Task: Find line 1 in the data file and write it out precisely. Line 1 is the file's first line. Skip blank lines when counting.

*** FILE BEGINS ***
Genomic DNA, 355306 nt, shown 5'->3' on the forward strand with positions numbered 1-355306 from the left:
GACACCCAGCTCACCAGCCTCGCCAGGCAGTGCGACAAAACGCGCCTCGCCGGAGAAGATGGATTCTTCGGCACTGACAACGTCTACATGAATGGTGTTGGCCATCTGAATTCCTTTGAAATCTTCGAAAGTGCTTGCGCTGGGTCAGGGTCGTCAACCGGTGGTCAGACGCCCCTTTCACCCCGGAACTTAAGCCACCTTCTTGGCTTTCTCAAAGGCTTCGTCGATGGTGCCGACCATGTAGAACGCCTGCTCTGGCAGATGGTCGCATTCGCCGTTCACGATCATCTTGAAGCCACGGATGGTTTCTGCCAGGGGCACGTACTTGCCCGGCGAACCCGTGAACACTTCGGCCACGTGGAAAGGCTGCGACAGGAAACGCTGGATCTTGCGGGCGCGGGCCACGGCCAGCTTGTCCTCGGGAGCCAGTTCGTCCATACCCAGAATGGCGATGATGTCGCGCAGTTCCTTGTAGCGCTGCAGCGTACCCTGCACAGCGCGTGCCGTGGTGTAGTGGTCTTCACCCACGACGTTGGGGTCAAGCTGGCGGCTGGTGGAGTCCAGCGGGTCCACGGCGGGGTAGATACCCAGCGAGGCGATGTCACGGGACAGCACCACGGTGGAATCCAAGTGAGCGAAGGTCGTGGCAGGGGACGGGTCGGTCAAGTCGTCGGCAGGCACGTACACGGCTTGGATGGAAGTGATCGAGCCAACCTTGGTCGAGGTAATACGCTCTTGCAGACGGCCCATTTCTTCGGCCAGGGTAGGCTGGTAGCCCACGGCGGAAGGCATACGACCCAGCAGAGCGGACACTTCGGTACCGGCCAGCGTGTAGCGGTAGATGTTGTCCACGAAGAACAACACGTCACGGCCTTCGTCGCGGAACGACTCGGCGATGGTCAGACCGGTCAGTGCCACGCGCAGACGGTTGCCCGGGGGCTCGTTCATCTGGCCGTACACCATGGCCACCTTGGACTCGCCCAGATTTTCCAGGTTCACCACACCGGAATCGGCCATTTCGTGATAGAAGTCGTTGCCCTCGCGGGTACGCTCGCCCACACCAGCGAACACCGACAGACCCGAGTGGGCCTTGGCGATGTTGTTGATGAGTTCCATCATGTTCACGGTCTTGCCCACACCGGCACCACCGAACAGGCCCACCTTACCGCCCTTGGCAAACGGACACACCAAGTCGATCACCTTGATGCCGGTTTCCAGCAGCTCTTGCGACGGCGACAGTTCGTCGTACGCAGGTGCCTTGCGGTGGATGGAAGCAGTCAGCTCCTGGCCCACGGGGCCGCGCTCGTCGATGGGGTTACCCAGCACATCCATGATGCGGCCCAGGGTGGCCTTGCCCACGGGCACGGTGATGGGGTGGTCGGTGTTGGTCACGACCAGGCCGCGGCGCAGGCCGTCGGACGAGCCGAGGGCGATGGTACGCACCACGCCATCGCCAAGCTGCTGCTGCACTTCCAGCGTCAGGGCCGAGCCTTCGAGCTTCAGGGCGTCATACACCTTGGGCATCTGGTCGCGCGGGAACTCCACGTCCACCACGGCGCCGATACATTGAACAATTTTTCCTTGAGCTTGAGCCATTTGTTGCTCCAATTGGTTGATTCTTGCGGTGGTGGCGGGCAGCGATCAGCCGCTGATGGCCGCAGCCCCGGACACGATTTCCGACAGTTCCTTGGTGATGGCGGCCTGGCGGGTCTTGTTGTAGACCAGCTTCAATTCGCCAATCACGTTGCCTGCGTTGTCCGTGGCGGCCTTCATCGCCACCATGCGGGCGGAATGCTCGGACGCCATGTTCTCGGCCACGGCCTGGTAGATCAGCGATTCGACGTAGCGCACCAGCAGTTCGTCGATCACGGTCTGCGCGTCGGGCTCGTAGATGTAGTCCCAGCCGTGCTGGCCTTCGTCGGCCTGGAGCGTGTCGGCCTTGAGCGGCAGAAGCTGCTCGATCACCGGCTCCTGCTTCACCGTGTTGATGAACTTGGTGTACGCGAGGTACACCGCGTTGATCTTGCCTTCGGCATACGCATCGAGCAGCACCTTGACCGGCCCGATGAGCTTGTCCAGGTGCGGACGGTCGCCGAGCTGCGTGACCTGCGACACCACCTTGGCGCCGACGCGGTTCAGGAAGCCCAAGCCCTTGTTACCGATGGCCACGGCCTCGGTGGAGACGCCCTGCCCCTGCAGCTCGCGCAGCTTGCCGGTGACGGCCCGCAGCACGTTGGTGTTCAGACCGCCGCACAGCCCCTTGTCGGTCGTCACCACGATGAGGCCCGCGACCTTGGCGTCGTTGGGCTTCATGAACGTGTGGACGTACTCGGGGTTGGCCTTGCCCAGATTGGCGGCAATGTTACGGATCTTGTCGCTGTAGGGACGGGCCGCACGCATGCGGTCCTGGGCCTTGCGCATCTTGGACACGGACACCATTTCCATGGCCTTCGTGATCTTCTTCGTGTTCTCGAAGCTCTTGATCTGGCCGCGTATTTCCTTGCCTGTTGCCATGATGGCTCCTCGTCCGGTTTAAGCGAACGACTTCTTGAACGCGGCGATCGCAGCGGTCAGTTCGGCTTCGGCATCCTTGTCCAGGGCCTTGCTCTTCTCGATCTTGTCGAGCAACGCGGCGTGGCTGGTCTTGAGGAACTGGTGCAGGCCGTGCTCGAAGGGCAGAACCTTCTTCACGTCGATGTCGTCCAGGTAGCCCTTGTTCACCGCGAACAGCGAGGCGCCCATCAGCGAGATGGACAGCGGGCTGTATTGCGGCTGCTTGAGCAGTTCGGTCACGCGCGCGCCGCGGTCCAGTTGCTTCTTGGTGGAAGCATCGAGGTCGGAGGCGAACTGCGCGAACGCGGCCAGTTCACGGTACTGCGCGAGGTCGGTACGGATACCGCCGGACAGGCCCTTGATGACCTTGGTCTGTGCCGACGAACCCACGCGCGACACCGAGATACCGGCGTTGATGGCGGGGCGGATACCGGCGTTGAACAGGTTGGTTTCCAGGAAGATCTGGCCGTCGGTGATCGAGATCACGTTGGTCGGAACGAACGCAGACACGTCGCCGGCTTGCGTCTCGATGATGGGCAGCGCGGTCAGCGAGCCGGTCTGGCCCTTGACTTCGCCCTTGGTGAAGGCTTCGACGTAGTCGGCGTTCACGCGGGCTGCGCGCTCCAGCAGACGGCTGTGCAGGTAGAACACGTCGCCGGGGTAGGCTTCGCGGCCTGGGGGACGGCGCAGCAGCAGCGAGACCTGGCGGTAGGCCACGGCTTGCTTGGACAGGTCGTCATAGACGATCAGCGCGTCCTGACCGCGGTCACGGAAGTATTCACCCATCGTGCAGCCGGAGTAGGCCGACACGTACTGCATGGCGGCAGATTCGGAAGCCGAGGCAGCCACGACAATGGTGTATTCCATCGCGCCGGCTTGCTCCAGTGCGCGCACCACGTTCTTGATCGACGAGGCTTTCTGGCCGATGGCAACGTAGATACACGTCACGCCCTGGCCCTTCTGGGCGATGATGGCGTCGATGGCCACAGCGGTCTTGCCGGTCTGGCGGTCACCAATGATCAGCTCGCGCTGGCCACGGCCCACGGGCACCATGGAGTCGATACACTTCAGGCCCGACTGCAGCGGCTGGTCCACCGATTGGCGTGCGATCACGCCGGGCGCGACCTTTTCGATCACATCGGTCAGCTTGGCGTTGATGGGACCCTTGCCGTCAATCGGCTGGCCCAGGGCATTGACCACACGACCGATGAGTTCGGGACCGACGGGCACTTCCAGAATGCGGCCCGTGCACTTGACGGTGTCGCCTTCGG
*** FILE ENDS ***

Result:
Genomic DNA, 355306 nt, shown 5'->3' on the forward strand with positions numbered 1-355306 from the left: